The Post's Pentagon correspondent complained about important newsworthy pieces that were killed off by editors or consigned to tiny columns in the back pages. "There was an attitude among editors: Look we're going to war. Why do we even worry about all this contrary stuff?"

  New York Times' editors issued a similar self-flagellating editorial while blaming much of their reporting errors and omissions upon disinformation from self-interested Iraqi exiles with much to gain by going to war.

  Its most gung ho reporter Judith Miller, who has been accused of having a cozy relationship with not only former Iraqi dissidents but also the White House, is today in jail for refusing to name the whistler-blower in the Valerie Plame (a CIA agent whose cover was leaked by a top White House official) case. Loyalty to the principles of her profession or loyalty to her masters is the question on the lips of many.

  Michael Massing, author of "Now they tell us" a book on the press coverage in the lead up to war has been scathing in his criticisms of the media and in particular on the incestuous relationship between the Bush administration and journalists.

  Massing maintains there are "dinner parties going on where high officials go to the houses of journalists," and, further, that Pentagon correspondents are often reluctant to criticize in case they are excluded from a flight carrying Donald Rumsfeld to Iraq or Afghanistan.

  The author also describes a climate of intimidation with journalists who dare put their head about the parapet being targeted by right-wing Fox News anchors and radio hosts like Rush Limbaugh when careers risk being destroyed.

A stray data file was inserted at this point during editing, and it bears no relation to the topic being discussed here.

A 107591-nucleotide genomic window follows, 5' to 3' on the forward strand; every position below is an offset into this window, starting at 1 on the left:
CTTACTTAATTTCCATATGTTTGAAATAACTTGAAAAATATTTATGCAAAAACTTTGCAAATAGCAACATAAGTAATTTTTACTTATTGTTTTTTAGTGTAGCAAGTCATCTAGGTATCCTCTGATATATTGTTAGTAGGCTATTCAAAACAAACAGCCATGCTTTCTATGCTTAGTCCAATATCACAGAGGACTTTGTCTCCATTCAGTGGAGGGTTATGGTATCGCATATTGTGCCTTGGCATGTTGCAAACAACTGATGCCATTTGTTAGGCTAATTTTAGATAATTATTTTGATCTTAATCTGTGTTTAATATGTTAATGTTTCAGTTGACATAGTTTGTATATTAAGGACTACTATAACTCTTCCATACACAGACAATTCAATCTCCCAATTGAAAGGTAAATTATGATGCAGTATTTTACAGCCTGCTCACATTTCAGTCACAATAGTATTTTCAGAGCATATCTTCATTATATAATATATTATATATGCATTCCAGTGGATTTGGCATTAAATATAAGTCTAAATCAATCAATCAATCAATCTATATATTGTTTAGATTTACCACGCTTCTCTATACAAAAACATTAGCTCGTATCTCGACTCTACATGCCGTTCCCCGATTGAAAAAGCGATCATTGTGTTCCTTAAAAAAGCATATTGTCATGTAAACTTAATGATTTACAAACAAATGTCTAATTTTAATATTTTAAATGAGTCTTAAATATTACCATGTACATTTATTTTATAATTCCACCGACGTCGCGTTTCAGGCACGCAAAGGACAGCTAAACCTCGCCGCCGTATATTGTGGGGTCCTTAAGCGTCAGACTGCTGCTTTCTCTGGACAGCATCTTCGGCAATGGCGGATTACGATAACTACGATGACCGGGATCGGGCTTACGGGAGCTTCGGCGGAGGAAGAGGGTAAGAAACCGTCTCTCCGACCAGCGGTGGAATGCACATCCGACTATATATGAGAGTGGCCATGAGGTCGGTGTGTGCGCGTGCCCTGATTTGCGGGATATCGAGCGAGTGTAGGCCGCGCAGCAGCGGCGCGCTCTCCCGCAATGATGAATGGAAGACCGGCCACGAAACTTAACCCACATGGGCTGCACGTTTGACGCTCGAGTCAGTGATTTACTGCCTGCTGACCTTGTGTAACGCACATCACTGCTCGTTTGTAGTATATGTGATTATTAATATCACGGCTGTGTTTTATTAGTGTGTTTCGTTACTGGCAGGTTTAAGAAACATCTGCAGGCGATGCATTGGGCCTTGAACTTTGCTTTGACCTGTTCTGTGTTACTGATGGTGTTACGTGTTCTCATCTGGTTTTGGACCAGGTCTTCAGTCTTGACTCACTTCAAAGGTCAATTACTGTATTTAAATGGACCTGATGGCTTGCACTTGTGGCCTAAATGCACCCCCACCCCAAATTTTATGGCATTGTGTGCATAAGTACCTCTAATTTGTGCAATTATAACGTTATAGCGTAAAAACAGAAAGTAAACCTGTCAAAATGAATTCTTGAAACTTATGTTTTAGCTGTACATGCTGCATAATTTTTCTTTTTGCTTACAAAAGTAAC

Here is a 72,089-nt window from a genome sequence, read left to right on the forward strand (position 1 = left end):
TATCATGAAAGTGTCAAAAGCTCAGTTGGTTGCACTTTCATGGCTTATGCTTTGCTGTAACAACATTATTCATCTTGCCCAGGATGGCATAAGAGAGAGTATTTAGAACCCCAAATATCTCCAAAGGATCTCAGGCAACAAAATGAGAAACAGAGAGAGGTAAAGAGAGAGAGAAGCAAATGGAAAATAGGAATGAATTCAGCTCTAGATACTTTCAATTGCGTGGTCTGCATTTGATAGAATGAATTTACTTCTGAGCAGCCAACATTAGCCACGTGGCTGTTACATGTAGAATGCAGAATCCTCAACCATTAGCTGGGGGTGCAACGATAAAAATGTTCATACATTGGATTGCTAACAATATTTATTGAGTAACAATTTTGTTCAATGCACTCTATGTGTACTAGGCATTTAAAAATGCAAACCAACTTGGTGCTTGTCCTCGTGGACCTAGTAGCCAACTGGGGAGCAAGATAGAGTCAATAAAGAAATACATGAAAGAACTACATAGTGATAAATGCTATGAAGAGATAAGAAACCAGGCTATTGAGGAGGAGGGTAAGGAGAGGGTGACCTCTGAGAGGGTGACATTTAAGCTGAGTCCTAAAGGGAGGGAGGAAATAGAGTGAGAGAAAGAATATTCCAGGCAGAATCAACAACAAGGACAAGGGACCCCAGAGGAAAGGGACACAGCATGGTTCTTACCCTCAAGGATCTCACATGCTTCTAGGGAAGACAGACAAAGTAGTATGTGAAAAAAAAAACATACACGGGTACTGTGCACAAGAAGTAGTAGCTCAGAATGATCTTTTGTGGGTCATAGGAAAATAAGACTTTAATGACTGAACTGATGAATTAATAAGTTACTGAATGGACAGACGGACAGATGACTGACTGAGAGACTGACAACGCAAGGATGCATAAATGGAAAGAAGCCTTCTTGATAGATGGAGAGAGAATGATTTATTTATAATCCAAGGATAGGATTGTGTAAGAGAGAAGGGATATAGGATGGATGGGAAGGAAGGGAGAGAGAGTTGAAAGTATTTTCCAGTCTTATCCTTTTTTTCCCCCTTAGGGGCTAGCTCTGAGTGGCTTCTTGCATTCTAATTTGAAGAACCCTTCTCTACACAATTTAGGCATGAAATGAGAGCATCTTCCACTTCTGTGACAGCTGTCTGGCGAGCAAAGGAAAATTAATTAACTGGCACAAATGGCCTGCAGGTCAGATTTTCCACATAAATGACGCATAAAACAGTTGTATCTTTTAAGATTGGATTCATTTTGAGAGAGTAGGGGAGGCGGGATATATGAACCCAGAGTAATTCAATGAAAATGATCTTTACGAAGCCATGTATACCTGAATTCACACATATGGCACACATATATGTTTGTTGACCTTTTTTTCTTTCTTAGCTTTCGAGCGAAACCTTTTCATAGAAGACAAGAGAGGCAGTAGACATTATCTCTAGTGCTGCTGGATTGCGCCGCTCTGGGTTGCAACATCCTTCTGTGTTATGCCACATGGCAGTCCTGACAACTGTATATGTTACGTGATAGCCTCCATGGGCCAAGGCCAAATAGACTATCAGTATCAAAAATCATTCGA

Embedded reporters

  Within the U.S., editors and journalists were unwittingly or wittingly acting as administration propaganda mouthpieces, while those on the battlefield were mostly embedded with the troops. Indeed, independent journalism was actively discouraged with non-embeds being banned from Fallujah during its virtual leveling by U.S. troops. 

  A 2003 academic study of television reports produced by 'embedded' correspondents found that embedding had led to a sanitized picture of war, one which avoided graphic or disturbing images.

  Other detractors of the system, devised by the Pentagon, say embedded reporters become too friendly with one side of the equation and relied upon the troops as protectors in which event impartial reporting was near to impossible. Moreover, they say, reports from embeds were closely monitored by the US military and often censored in the name of security.

  One embedded reporter who didn't play by the unwritten Pentagon rules paid a heavy price.

  Freelance NBC News correspondent and media pool reporter Kevil Sites filmed a marine shooting dead an unarmed injured Iraq on the floor of a Fallujah mosque. And although he broadcast the piece with a host of caveats as to the amount of stress under which the marines were working, Sites was vilified as unpatriotic by much of the U.S. broadcast media and was subjected to hate mail and death threats.